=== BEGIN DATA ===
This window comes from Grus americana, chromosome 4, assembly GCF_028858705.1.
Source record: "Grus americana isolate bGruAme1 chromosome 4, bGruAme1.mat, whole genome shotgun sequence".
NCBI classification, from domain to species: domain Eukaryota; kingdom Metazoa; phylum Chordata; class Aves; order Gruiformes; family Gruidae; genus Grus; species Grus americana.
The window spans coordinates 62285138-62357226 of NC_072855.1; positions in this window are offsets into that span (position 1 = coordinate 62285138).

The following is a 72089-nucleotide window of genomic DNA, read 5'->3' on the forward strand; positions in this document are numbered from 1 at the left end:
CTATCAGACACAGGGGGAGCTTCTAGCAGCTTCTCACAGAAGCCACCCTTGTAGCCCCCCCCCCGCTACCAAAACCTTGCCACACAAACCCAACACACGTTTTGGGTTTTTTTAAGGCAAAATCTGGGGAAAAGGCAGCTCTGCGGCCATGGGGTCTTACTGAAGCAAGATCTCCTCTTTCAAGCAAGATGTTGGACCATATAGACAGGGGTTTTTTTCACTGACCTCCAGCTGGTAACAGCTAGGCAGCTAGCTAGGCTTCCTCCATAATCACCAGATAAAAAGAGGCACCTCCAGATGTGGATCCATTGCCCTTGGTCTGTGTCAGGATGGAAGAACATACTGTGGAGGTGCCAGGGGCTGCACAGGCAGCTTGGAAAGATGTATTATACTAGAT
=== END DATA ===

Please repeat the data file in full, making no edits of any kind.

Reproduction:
This window comes from Grus americana, chromosome 4, assembly GCF_028858705.1.
Source record: "Grus americana isolate bGruAme1 chromosome 4, bGruAme1.mat, whole genome shotgun sequence".
NCBI classification, from domain to species: domain Eukaryota; kingdom Metazoa; phylum Chordata; class Aves; order Gruiformes; family Gruidae; genus Grus; species Grus americana.
The window spans coordinates 62285138-62357226 of NC_072855.1; positions in this window are offsets into that span (position 1 = coordinate 62285138).

The following is a 72089-nucleotide window of genomic DNA, read 5'->3' on the forward strand; positions in this document are numbered from 1 at the left end:
CTATCAGACACAGGGGGAGCTTCTAGCAGCTTCTCACAGAAGCCACCCTTGTAGCCCCCCCCCCGCTACCAAAACCTTGCCACACAAACCCAACACACGTTTTGGGTTTTTTTAAGGCAAAATCTGGGGAAAAGGCAGCTCTGCGGCCATGGGGTCTTACTGAAGCAAGATCTCCTCTTTCAAGCAAGATGTTGGACCATATAGACAGGGGTTTTTTTCACTGACCTCCAGCTGGTAACAGCTAGGCAGCTAGCTAGGCTTCCTCCATAATCACCAGATAAAAAGAGGCACCTCCAGATGTGGATCCATTGCCCTTGGTCTGTGTCAGGATGGAAGAACATACTGTGGAGGTGCCAGGGGCTGCACAGGCAGCTTGGAAAGATGTATTATACTAGAT